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XUI Zone - articles

Introducing the GuideLayout, Part I


Part I: Introducing the GuideLayout
Part II: Using the GuideLayout oustide of XUI

By default when visually assembling a XUI page absolute positioning of components is used. Simply speaking this means that each component must have a specified X, Y location and a width and size dimension. The dimensions are all in pixels and do not vary with the size of the application window or the page container.

For a localized application or for one that does not employ a fixed window size this can be a painful limitation. Java's built-in layout managers are useful but tend to be either limited in functionality or difficult to programme correctly. Support for layout managers is also limited and may even add to the complexity.

Traditionally graphical designers have used desktop publishing tools such as Quark and PageMaker to layout documents. These DTP applications have for a long time supported the notion of guides and in version 2.0 of XUI we try to emulate some of these solutions. XUI's NetBeans plug-in has for some time supported visual layout tools called guides to help explicitly align components. In version 2.0 we are introducing runtime support for this layout mechanism with the new GuideLayout layout manager.

Guides are simply lines drawn on the page at design time to assist layout. Components can snap to the guide position when dragged around a page at design time and in this way guides allow components to be aligned with respect to one another and with respect to the page instead of just the parent container. Visually the behaviour is obvious and from a programming perspective the guides are also easy to use with the component's layout constraints being automatically maintained. All the page designer need do is choose the GuideLayout for the container.

Grids and Guides

In the page designer the page being edited can be shown within a grid and with layout guides. The designer shows rulers to the top and left of the page, set out in pixel units.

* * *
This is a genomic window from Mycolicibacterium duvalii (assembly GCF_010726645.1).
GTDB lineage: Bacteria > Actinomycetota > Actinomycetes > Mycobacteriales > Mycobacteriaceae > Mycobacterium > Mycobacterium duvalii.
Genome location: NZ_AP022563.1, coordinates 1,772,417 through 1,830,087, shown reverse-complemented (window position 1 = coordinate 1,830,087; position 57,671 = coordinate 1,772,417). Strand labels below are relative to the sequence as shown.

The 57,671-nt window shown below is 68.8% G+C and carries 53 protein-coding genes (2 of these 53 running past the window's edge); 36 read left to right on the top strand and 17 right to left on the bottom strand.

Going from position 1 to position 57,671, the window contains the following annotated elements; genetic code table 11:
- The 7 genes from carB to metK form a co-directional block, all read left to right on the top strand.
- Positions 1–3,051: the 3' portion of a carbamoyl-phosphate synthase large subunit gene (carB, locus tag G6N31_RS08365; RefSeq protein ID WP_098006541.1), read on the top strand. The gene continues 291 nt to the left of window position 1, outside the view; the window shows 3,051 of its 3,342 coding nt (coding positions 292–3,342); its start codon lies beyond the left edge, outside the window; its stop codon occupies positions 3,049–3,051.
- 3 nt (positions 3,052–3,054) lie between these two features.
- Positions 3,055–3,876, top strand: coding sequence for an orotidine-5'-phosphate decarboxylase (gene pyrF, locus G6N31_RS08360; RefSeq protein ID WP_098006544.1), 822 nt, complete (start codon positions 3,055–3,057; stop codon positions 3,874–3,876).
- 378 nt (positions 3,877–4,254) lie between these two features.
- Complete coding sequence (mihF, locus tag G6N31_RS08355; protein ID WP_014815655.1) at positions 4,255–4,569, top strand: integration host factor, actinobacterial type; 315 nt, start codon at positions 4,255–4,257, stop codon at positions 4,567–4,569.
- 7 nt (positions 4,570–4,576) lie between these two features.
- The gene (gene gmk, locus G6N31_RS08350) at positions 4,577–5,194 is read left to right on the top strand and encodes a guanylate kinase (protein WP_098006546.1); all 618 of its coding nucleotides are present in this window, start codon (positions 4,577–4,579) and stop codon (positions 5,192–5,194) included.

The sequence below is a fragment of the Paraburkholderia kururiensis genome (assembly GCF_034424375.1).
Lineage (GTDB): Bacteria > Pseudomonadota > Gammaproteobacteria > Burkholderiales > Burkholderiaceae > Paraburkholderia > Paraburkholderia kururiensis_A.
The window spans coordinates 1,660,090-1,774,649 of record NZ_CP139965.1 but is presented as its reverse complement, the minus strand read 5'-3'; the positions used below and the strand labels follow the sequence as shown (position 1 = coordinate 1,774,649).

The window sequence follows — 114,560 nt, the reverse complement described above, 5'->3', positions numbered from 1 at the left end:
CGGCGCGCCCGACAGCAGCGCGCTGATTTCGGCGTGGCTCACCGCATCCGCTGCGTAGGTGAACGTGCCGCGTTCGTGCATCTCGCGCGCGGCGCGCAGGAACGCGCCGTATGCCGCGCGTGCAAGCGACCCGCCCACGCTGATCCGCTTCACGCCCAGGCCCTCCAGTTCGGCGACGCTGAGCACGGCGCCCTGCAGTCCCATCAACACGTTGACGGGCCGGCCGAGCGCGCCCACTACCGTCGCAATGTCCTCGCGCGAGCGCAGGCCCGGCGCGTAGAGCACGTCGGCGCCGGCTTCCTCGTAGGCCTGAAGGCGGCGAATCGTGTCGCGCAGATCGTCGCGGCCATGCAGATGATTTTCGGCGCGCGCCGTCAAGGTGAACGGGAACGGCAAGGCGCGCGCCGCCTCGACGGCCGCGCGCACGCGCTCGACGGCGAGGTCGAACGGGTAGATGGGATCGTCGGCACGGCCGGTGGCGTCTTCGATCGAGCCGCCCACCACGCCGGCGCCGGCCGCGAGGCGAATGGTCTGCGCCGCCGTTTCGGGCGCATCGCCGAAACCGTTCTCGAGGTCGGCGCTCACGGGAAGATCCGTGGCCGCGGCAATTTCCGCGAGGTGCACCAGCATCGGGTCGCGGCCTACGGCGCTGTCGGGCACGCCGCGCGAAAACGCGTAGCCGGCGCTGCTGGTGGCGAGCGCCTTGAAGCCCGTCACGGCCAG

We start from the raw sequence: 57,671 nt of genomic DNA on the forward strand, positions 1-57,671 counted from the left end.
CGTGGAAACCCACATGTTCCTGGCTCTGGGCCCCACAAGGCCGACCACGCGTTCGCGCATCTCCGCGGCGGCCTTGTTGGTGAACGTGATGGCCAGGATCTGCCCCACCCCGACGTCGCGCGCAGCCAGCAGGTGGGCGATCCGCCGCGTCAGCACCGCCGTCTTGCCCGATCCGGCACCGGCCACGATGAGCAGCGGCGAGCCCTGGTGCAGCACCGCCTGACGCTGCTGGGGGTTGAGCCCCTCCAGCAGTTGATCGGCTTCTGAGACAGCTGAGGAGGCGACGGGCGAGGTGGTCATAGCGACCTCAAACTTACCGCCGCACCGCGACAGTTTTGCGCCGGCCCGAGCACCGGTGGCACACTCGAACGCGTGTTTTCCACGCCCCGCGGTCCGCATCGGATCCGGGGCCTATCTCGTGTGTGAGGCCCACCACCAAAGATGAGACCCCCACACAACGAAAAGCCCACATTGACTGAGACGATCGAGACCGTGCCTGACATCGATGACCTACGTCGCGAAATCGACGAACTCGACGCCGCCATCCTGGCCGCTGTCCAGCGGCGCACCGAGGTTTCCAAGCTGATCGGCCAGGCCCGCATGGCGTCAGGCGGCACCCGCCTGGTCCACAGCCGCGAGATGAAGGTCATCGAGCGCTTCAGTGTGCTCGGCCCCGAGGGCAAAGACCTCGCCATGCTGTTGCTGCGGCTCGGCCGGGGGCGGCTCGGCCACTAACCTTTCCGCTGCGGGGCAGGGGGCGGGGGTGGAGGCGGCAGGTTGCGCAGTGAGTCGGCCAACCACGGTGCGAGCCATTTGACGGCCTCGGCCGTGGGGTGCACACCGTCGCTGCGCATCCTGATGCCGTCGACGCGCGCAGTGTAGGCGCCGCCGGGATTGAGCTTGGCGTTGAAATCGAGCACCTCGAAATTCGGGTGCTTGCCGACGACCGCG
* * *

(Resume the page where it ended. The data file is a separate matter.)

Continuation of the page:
The designer allows components to optionally snap to the grid. The selection of this option and the granularity of the grid can be configured within the page designer. In the top left hand corner or the designer is a button, that when pressed toggles the display mode. When in the configuration mode the rulers are shown with a red tint and the guides are numbered.

Figure 1 - Using guides in the Kalideoscope editor

Once in the configuration mode you may right click anywhere on the page to get a context menu giving some options to control the layout. Once configuration has been completed just click the button in the top left to return to the page editing mode.

The grid and guide options that can be configured in this way include:

Listing 1 - Grid and guide options
Option Role
Show Guides Shows the alignment guides
Show Grid Show the grid (with a minimum display spacing of 10 pixels).
Snap to grid Turns on or off the snap to grid facility where by components that are moved align themselves to a grid point.
Snap to guides Turns on or off the facility whereby components snap to the nearest guide.
Set Grid Spacing The separation of grid points in pixels.
Guide sensitivity Specifies the distance in pixels within which a component must be for it to be affected by a guide line.
Setup Columns Displays a dialog that allows the addition or guides to support rows and columns for layout purposes
Guide options... Configure an individual guides. This option depends on the guide closest to the point where the mouse was clicked.

Adding guides

Guides can be configured on a page by page basis or on an application wide basis (as master guides) to help enforce layout rules across pages. In the page designer adding guides is carried out by: